That said, the Core’s software system is an almost one-to-one port of the old software system of the UnitiServe to a new Linux-based computing platform.

It is not clear to me which goals Naim have been pursuing with the new Uniti Core but, for whatever reasons, they have decided to stay with the old software design and even to drop a few important functionalities.

Perhaps this was not a bad decision because many users actually seem to be quite happy with the UnityServe software design. But it is a matter of fact that both the UPnP server and the software support for metadata editing are inadequate for classical music.

When the device came out and its limitations became clear, it was argued (in the old forum) that only a very small percentage of Naim users are actually classical music collectors. Less than 5% if I remember correctly.

Thus, it is conceivable that Naim have consciously decided to ignore the needs of a minority of potential customers. It is also conceivable that software is simply not a stronghold of Naim. At least for the Core, they have been very much struggling with providing bug fixes, let apart substantial enhancements.

I am also not sure whether there are commercial manufacturers of music servers that are doing significantly better than Naim in this respect, although a few Naim users seem to be very happy with InnuOS systems.

But software like MinimServer or MPD are miles ahead and this is really a pity: when Naim announced that they would move to a Linux-based platform, I hoped that they would take the most advanced software available for the platform and integrate it with the best audio hardware. For whatever reason, they have decided to do it another way.

My suggestion would be to start with 10-30 albums and come up with a tentative set of tags that fits your needs. For classical music in general I mainly use

“Composer”, “Work”, “Conductor”, “Ensemble”, “Artist”, “Form” and “Era”

but for specific genres like opera, further refinements could be meaningful. It very much depends on your way of thinking of your music library. You will likely need a “Notes” tag for your notes.

In envisaging the tags that I was going to use, I found it useful to think in terms of “shelves” where I would ideally put multiple copies of my CDs if I could afford enough space and multiple copies.

Once you are through with 10-30 albums and a first tentative tagging scheme, just use it for a couple of days. You will need something like MinimServer to be able to see your tags in the Naim app.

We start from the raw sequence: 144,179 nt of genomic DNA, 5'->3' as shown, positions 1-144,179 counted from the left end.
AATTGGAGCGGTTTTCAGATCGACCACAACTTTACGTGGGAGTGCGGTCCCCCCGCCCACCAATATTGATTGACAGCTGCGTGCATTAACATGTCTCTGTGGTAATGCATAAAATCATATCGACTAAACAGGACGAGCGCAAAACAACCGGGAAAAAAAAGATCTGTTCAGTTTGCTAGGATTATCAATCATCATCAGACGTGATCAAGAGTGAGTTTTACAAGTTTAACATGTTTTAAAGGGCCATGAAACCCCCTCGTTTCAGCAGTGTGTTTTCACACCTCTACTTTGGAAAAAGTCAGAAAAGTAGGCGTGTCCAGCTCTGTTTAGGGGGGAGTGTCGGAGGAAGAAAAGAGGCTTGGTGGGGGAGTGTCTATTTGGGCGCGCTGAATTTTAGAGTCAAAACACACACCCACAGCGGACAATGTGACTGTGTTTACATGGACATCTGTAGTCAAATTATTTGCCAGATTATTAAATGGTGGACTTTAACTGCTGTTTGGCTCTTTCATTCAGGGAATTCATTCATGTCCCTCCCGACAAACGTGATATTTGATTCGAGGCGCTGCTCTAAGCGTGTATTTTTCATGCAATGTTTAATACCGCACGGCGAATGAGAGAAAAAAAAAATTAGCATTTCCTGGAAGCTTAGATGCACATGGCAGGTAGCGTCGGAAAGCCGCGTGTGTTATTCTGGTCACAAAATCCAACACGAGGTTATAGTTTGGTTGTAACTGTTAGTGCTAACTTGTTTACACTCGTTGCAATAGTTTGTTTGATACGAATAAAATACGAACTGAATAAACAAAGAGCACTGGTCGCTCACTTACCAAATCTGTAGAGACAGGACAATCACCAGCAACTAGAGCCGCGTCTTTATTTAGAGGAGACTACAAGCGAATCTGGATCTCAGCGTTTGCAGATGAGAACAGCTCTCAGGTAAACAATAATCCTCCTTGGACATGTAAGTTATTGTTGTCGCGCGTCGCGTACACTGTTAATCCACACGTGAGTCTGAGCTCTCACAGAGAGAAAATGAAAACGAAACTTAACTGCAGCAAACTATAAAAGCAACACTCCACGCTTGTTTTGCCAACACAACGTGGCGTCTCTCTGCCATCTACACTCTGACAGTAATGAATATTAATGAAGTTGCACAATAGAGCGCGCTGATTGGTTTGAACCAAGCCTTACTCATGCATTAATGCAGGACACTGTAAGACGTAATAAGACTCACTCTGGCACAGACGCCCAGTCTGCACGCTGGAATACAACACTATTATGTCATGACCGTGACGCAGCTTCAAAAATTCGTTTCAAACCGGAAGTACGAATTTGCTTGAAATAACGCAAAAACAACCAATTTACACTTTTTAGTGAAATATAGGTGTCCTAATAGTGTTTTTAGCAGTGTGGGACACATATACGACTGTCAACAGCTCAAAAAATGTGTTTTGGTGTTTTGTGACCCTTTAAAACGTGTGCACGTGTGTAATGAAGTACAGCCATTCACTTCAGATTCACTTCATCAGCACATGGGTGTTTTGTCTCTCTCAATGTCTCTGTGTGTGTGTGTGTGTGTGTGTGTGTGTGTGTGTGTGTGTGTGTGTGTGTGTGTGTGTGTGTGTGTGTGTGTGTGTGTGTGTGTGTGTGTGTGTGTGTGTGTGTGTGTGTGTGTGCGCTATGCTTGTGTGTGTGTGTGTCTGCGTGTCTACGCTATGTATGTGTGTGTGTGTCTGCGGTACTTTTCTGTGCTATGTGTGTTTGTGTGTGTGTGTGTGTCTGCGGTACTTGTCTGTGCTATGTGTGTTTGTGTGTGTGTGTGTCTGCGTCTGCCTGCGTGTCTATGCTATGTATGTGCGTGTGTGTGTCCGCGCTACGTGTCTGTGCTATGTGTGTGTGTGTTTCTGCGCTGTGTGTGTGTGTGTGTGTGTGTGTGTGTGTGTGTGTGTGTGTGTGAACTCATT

After a few days of usage, you will readily realize which tags you use most when browsing and searching your music and which ones are perhaps superfuous. For instance, I tend to search a lot according to

Composer > Work > Album

but I also like to be able to sort my music according to “Form”. This tag is filled in with values like “piano concerto”, “symphony”, “berceuse”, “ouverture” to classify different forms of music.

I also have introduced tags that are inspired by the reviews of the Gramophone magazine. Thus, for instance, I have a “Gramophone’s top 10 string quartets” tag, a “Gramophone’s top 10 piano concertos” tag, etc. With these tags I can easily focus on a musical form (like for instance “string quartet”) and take a short trip to the most relevant compositions and the best recordings of this form.

Take your time to find a set of tags that really works well for you. The process of mass tagging a whole collection is done much more easily once you know precisely what you want to achieve.

Tagging does not need to be a pain and, for me, it was actually a great pleasure and a way of learning more about composers, conductors, their life and the historical context in which they were writing or making music. But a good sofa, a laptop and some coffee can be very helpful indeed!

I once had an argument on the forum with the much-missed former Naim support guru about this very point. I asserted that it would be trivial for Naim to allow editing of the downloads folder but he was having none of it and argued strongly, and I thought, somewhat bad-temperly that I was wrong, it would be very difficult to do because they had no way of knowing or controlling what might get put into the downloads folder. And so they would be having to cover all possibilities which would need a huge amount of design work.

Anyway this clearly showed that it wasn’t just an oversight by Naim nor was it something they would do anything about anytime soon.